The answer can be complicated and dives deep into what cryptocurrencies are and how they work. Bitcoin may be the easiest to understand as it only has one use case at present, and that is to serve as digital gold (a store of value) that can be easily divided and transferred among individuals (a medium of exchange).
Most other cryptocurrencies have myriad potential applications and tout themselves as being decentralized solutions. After learning how a crypto exchange works, investors are likely to be exposed to many different tokens.
Bitcoin vs. Smaller Coins
Bitcoin is the largest crypto by market cap and has the highest hash rate of any proof-of-work coin, making it the most secure network and the most liquid market. It was also the first cryptocurrency created and therefore has the longest track record. These features make Bitcoin the investable asset of choice for many large investors, despite the crypto’s ongoing volatility and extreme price fluctuations.
Smaller and newer crypto assets can see high returns in short periods, but their risk is also higher by several orders of magnitude. Many altcoins have seen their values plummet by 90% or more over time, with some going to 0.
Some courageous investors sometimes choose to speculate on the value of an altcoin’s alleged use case through regular crypto trading. These investors are similar to venture capital or angel investors who take on substantial risk for the hopes of finding a rare jackpot or “unicorn” project. This is an available option, but not one well-suited to the average investor with lower risk-tolerance.
Different Strategies for Crypto Diversification
Here are some ways investors can try to diversify within the crypto market:
1. Different types of crypto: Stablecoins, altcoins, Bitcoin itself–investors can seek coins and tokens that have different backgrounds and histories.
2. Different crypto market caps: Larger market-cap crypto tokens and coins include Ethereum and Bitcoin, but there are smaller ones, like Tezos, Aave, Theta, and more, that investors may also want to consider.
3. Different crypto industry focuses: Some cryptocurrencies focus on payment, others on video or the Internet. Investors can seek out different industry focuses.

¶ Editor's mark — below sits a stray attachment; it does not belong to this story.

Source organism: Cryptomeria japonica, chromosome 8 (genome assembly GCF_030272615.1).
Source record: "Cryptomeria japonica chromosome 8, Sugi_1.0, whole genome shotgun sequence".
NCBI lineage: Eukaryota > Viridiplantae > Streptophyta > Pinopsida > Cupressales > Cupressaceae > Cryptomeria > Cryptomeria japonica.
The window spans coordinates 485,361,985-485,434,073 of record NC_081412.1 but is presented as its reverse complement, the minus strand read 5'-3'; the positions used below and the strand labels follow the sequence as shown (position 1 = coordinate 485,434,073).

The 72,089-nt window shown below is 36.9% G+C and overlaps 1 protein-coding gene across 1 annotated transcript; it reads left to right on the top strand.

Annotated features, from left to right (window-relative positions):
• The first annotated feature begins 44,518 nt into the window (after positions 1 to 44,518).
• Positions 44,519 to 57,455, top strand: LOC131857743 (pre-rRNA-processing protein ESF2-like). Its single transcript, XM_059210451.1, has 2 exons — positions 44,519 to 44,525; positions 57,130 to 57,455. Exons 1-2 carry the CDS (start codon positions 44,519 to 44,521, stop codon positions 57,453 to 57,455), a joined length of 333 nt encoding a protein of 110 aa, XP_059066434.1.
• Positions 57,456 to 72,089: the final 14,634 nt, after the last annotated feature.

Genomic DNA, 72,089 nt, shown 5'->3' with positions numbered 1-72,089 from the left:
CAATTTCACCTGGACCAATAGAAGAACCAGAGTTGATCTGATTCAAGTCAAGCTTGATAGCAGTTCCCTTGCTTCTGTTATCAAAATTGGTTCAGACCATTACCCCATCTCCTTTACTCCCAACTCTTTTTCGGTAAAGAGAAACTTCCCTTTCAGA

While the cryptocurrency market is volatile and not suitable for every investor, there can be benefits to this market, such as periods of time when it’s less correlated to other asset classes and offers a form of diversification.
Photo credit: iStock/Eoneren
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Crypto: Bitcoin and other cryptocurrencies aren’t endorsed or guaranteed by any government, are volatile, and involve a high degree of risk. Consumer protection and securities laws don’t regulate cryptocurrencies to the same degree as traditional brokerage and investment products. Research and knowledge are essential prerequisites before engaging with any cryptocurrency. US regulators, including FINRA , the SEC , and the CFPB , have issued public advisories concerning digital asset risk. Cryptocurrency purchases should not be made with funds drawn from financial products including student loans, personal loans, mortgage refinancing, savings, retirement funds or traditional investments. Limitations apply to trading certain crypto assets and may not be available to residents of all states.
Investment Risk: Diversification can help reduce some investment risk. It cannot guarantee profit, or fully protect in a down market.
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Exchange Traded Funds (ETFs): Investors should carefully consider the information contained in the prospectus, which contains the Fund’s investment objectives, risks, charges, expenses, and other relevant information. You may obtain a prospectus from the Fund company’s website or by email customer service at [email protected]. Please read the prospectus carefully prior to investing. Shares of ETFs must be bought and sold at market price, which can vary significantly from the Fund’s net asset value (NAV). Investment returns are subject to market volatility and shares may be worth more or less their original value when redeemed. The diversification of an ETF will not protect against loss. An ETF may not achieve its stated investment objective. Rebalancing and other activities within the fund may be subject to tax consequences.